If gestational thyroid diseases are left untreated, you and your baby may experience a ton of problems such as preeclampsia, low birth weight, miscarriage and pre-mature birth amongst others. Needless to say, if you already have a history of pre-existing hypothyroidism, then you will most certainly need more medical attention than is required.

Symptoms
Symptoms of gestational hypothyroidism, like high fatigue and excessive weight gain, are hardly distinguishable from those associated with a normal pregnancy. Other symptoms can also include:

  1. Severe constipation
  2. Goiter
  3. Muscle cramps
  4. Trouble sleeping
  5. Hair loss
  6. Dry skin
  7. Difficulty concentration
  8. Memory problems
  9. Anxiety
  10. Intolerance to cold temperatures

Causes
There may be a variety of causes that are responsible for the development of gestational hypothyroidism but the most common cause is usually an autoimmune disease known as Hashimoto's thyroiditis, which stimulates the body's immune system to attack thyroid gland cells, leading to a deficiency in the number of active thyroid cells and enzymes, and ultimately resulting in a shortage of the thyroid hormone.

Treatment
Treatment for gestational hypothyroidism is normally uncomplicated, and follows just two simple steps:-

  1. Proper diagnosis, via the use of a synthetic hormone called levothyroxine, which is very much similar to the hormone T4 produced by the thyroid.
  2. Continuous monitoring of thyroid function tests held every four to six weeks during pregnancy.

In case you have a concern or query you can always consult an expert & get answers to your questions!

5363 people found this helpful

Gestational Diabetes

Dr. Anjuli Dixit 88% (693 ratings)
DGO, MBBS
Gynaecologist, Faridabad
Gestational Diabetes

Gestational diabetes is also known as gestational mellitus diabetes (GDM). It is a prevalent disorder which affects pregnant women and the main cause of this condition is the imbalance in the functioning of the insulin, which mainly happens due to the presence of human placental lactogen. Expecting mothers show a raise in their blood sugar level, especially during the last trimester of their pregnancy. Women who do not have a medical history of diabetes can also be affected with this condition.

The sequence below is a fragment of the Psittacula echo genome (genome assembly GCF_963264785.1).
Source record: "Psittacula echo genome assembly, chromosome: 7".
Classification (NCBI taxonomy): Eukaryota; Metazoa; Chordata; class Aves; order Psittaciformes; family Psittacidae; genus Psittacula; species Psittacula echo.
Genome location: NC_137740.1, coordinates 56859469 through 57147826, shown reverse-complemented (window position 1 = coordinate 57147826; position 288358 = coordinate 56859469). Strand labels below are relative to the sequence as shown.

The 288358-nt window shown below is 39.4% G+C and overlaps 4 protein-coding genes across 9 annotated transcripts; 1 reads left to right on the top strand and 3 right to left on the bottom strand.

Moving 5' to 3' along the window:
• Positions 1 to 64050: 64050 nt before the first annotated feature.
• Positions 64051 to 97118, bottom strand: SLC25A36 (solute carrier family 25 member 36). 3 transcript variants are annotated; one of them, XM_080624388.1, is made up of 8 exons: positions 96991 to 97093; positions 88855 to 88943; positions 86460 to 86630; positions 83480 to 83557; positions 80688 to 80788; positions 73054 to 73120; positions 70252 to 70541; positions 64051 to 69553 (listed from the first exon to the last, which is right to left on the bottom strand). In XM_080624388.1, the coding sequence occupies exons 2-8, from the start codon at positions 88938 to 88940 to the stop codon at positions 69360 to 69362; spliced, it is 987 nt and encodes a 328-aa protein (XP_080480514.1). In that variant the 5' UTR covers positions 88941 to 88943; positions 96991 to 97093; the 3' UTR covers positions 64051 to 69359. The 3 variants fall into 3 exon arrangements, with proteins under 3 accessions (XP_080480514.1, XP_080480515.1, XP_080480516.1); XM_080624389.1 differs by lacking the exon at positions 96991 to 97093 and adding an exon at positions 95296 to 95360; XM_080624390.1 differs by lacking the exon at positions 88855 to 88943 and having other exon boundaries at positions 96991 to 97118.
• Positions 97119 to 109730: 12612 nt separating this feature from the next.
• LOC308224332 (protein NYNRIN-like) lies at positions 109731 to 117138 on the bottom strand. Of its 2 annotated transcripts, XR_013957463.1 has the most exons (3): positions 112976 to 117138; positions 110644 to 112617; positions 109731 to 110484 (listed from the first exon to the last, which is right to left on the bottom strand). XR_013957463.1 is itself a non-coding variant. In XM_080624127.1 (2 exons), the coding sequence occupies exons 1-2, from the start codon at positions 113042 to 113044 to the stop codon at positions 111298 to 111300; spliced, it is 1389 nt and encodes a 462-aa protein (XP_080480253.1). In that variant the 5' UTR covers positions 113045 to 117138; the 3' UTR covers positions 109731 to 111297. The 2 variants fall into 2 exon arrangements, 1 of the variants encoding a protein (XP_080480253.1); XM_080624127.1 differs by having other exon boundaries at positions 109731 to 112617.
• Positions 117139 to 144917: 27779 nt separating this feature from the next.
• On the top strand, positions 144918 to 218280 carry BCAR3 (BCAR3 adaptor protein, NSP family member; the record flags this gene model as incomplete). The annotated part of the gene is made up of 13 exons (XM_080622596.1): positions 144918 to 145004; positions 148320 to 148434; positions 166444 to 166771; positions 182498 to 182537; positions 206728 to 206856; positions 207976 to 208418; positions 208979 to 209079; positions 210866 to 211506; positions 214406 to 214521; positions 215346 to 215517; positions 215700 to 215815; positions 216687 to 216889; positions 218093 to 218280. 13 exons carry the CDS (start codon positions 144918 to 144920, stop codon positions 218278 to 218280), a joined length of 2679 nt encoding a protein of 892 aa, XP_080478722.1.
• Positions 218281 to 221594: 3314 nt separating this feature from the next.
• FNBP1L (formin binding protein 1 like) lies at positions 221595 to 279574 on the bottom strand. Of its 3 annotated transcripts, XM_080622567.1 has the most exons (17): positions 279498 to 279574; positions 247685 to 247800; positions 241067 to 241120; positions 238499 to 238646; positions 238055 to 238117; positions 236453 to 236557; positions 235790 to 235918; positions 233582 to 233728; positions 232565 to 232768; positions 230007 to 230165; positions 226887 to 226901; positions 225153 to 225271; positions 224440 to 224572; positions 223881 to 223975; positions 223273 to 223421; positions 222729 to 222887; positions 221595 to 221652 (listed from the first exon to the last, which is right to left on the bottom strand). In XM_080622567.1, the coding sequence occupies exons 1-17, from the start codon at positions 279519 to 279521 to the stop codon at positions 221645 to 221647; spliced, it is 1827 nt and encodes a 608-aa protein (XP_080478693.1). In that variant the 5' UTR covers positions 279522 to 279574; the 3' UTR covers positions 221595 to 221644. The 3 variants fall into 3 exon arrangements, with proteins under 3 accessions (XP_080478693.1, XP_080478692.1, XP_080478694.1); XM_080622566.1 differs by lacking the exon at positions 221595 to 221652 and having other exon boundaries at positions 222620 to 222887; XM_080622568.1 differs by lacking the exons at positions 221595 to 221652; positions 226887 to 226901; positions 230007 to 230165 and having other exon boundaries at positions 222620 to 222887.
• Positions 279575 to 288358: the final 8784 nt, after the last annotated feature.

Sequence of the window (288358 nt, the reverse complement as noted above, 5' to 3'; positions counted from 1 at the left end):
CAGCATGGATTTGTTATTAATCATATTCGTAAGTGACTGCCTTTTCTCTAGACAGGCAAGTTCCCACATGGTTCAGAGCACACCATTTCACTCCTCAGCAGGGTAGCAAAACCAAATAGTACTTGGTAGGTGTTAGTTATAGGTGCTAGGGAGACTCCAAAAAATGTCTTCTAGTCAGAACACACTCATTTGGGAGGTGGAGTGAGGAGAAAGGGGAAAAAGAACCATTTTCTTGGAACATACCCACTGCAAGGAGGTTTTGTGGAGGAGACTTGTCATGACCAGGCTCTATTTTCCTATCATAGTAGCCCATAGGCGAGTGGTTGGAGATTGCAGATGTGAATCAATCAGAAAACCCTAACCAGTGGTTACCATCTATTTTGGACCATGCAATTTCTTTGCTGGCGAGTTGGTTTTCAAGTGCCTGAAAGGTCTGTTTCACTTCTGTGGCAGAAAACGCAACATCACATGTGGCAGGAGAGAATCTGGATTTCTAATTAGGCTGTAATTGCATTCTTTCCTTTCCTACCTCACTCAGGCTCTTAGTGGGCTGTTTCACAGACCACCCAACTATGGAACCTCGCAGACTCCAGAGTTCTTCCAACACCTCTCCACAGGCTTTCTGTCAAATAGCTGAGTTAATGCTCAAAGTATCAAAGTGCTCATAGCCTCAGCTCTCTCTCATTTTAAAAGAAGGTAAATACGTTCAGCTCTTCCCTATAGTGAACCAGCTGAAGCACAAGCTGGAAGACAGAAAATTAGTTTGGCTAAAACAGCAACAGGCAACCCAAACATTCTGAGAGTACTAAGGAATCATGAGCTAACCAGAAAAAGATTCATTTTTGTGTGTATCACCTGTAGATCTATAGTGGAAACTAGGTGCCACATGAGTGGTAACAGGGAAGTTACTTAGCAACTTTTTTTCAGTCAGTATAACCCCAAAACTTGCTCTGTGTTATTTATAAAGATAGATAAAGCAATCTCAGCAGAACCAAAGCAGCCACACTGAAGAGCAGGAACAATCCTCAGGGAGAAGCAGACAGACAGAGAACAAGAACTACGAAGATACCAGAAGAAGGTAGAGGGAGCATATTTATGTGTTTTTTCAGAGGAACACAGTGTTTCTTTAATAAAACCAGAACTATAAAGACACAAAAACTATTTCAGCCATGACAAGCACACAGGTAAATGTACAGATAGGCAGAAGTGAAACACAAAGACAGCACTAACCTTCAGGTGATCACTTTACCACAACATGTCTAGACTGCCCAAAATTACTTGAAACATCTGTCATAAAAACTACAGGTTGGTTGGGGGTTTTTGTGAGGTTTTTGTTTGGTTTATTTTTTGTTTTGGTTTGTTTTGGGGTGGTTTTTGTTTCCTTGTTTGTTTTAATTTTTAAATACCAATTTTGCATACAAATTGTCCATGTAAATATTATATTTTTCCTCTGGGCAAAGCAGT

Prominent symptoms of gestational pregnancy include:
Gestational diabetes does not have any prominent symptoms; it can only be diagnosed through proper and professional screening of blood sugar level. You should immediately consult a doctor if you have any of the following symptoms:

  1. Increased level of blood sugar
  2. Trouble to concentrate
  3. Recurrent headaches
  4. Increased thirst
  5. Blurry vision
  6. Sudden weight loss
  7. Decrease in low blood sugar level
  8. Anxiety
  9. Dizziness
  10. Pangs of hunger
  11. Pale skin and dry skin
  12. Excessive sweating
  13. Persistent weakness

How can you manage gestational diabetes?
Modification of lifestyle pattern, healthy food habits and moderate physical exercise can help minimize the risk of gestational diabetes in expecting mothers.
In order to manage gestational diabetes, the following things should be followed:

  1. The treatment when accompanied with balanced diet and routine exercises, reduces the occurrence of health problems in both mother and child.
  2. A routine screening for type ii diabetes should be conducted throughout the pregnancy, to ensure early detection and treatment of the same.
  3. A diet rich in fiber and whole grains minimizes the risk of diabetes in pregnancy, fresh fruits and vegetables are also known to check the blood sugar level in expecting mother, minimizing the occurrence of health problem in both mother and child.
  4. Giving up the use of cigarettes and other forms of tobacco may reduce the chances of gestational diabetes in female smokers.

How Does Gestational Diabetes affect Pregnancy?
Gestational diabetes is harmful for both the expecting mother and the child. It increases the risk of complications in pregnancy that can prove to be fatal.
Potential risks of gestational pregnancy include:

  1. Increased risk of needing a C-section